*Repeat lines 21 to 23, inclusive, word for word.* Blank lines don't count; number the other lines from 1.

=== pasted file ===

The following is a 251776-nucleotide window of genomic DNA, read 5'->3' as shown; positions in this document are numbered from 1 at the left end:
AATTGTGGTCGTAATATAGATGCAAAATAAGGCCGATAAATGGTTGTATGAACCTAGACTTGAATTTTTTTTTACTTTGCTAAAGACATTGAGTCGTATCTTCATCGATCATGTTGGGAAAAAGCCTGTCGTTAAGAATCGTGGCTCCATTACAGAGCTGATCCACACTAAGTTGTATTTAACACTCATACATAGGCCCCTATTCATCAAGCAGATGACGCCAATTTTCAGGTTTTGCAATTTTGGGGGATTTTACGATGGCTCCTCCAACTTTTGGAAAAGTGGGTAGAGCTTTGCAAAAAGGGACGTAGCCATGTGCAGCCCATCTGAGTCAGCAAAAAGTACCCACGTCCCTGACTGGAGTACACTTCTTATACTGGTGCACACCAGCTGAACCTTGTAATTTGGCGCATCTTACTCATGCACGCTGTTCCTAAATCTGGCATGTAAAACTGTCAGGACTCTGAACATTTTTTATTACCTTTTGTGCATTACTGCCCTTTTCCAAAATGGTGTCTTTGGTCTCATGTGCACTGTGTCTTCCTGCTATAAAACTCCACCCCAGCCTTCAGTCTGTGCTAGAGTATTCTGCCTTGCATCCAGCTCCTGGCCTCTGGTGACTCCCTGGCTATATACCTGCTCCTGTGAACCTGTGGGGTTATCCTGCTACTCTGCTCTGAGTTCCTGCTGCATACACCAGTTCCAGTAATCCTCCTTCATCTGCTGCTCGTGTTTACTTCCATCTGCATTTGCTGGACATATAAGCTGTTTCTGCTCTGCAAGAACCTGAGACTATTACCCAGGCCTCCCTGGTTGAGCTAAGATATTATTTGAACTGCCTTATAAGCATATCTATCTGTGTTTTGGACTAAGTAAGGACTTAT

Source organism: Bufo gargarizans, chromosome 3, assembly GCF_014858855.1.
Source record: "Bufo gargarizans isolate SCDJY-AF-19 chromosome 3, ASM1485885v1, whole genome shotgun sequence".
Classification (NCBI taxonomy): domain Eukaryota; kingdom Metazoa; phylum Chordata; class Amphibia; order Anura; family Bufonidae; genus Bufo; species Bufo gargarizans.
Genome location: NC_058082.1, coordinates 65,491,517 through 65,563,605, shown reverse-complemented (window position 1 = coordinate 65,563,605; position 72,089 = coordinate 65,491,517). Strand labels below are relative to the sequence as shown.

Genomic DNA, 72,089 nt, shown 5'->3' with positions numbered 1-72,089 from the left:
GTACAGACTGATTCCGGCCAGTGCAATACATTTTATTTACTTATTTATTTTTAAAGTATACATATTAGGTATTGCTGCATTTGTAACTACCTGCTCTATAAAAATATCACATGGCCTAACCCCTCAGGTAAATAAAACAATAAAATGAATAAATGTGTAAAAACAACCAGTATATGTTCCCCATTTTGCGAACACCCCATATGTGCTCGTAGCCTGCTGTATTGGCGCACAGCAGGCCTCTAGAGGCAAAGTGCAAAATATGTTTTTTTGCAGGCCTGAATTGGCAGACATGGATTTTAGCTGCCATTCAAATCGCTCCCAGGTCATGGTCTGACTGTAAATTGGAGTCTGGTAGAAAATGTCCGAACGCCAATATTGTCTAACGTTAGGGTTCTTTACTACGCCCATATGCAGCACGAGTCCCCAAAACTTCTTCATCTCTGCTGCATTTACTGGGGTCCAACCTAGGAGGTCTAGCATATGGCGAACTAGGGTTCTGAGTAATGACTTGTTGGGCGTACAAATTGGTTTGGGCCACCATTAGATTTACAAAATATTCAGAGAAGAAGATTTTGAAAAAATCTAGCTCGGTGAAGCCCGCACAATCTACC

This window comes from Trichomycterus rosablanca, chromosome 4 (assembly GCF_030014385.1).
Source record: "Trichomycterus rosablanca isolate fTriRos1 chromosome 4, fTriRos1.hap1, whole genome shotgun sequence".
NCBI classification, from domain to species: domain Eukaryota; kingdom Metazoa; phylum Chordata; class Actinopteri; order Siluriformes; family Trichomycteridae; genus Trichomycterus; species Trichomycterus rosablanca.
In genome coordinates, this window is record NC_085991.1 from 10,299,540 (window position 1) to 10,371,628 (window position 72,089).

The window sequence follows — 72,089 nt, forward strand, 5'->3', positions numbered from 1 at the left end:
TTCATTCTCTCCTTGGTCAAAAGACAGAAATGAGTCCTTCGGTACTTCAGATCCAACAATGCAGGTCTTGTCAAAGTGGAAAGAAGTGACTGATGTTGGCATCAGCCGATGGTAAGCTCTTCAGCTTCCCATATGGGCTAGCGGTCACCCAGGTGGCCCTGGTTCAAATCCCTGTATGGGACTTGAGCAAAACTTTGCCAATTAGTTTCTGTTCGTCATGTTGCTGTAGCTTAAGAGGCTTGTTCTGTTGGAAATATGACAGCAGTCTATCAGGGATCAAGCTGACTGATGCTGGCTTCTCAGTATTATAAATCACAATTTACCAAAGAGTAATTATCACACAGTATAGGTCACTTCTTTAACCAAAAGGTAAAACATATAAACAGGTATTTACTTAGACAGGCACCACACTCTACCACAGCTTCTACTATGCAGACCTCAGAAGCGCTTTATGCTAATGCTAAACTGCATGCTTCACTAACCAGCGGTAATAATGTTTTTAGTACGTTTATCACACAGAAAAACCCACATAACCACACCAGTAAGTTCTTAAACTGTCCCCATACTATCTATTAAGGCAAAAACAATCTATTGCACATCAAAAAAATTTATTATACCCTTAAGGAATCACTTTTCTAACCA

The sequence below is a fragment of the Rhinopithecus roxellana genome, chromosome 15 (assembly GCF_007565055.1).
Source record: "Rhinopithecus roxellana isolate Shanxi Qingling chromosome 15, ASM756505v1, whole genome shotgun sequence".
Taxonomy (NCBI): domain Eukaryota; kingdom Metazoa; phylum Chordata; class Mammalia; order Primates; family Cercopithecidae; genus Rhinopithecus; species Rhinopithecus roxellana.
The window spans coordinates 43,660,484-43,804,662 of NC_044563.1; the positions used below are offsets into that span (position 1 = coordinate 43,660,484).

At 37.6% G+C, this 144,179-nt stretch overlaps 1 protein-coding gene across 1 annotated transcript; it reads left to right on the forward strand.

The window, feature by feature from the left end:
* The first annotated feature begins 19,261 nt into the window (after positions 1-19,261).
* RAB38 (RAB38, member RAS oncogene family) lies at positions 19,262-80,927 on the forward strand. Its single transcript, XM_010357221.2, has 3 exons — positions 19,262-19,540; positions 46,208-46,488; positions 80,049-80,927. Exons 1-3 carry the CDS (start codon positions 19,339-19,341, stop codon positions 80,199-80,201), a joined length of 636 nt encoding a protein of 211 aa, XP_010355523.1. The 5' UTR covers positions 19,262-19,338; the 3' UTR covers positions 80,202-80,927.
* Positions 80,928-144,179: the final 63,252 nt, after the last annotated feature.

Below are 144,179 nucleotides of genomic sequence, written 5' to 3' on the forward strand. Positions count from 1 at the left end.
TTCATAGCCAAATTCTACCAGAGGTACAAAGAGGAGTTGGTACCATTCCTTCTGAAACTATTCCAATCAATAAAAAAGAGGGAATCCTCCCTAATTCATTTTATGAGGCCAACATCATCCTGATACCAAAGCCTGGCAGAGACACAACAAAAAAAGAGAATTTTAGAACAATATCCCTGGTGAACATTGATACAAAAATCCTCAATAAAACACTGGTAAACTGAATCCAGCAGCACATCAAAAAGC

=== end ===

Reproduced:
* The first annotated feature begins 19,261 nt into the window (after positions 1-19,261).
* RAB38 (RAB38, member RAS oncogene family) lies at positions 19,262-80,927 on the forward strand. Its single transcript, XM_010357221.2, has 3 exons — positions 19,262-19,540; positions 46,208-46,488; positions 80,049-80,927. Exons 1-3 carry the CDS (start codon positions 19,339-19,341, stop codon positions 80,199-80,201), a joined length of 636 nt encoding a protein of 211 aa, XP_010355523.1. The 5' UTR covers positions 19,262-19,338; the 3' UTR covers positions 80,202-80,927.
* Positions 80,928-144,179: the final 63,252 nt, after the last annotated feature.